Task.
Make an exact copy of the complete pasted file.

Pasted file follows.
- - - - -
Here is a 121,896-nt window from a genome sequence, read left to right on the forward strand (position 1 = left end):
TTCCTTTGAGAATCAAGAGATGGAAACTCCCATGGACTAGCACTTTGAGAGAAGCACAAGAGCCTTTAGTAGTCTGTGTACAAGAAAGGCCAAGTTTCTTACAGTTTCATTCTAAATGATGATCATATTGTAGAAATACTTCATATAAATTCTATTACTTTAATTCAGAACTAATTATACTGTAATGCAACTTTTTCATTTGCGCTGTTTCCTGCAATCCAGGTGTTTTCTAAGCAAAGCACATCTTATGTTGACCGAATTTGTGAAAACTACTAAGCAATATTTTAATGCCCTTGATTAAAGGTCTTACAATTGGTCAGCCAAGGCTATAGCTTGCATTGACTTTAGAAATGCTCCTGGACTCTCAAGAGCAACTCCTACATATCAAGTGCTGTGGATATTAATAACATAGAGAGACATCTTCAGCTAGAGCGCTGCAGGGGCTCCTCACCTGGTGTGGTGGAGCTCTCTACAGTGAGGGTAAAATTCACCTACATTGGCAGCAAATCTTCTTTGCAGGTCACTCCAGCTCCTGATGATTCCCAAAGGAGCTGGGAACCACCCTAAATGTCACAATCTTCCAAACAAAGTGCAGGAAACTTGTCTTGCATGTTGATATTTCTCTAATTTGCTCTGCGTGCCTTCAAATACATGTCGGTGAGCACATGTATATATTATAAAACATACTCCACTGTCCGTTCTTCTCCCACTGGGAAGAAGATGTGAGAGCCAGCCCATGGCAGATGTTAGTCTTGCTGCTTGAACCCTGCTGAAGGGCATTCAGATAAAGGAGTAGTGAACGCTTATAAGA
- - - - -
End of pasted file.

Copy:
Here is a 121,896-nt window from a genome sequence, read left to right on the forward strand (position 1 = left end):
TTCCTTTGAGAATCAAGAGATGGAAACTCCCATGGACTAGCACTTTGAGAGAAGCACAAGAGCCTTTAGTAGTCTGTGTACAAGAAAGGCCAAGTTTCTTACAGTTTCATTCTAAATGATGATCATATTGTAGAAATACTTCATATAAATTCTATTACTTTAATTCAGAACTAATTATACTGTAATGCAACTTTTTCATTTGCGCTGTTTCCTGCAATCCAGGTGTTTTCTAAGCAAAGCACATCTTATGTTGACCGAATTTGTGAAAACTACTAAGCAATATTTTAATGCCCTTGATTAAAGGTCTTACAATTGGTCAGCCAAGGCTATAGCTTGCATTGACTTTAGAAATGCTCCTGGACTCTCAAGAGCAACTCCTACATATCAAGTGCTGTGGATATTAATAACATAGAGAGACATCTTCAGCTAGAGCGCTGCAGGGGCTCCTCACCTGGTGTGGTGGAGCTCTCTACAGTGAGGGTAAAATTCACCTACATTGGCAGCAAATCTTCTTTGCAGGTCACTCCAGCTCCTGATGATTCCCAAAGGAGCTGGGAACCACCCTAAATGTCACAATCTTCCAAACAAAGTGCAGGAAACTTGTCTTGCATGTTGATATTTCTCTAATTTGCTCTGCGTGCCTTCAAATACATGTCGGTGAGCACATGTATATATTATAAAACATACTCCACTGTCCGTTCTTCTCCCACTGGGAAGAAGATGTGAGAGCCAGCCCATGGCAGATGTTAGTCTTGCTGCTTGAACCCTGCTGAAGGGCATTCAGATAAAGGAGTAGTGAACGCTTATAAGA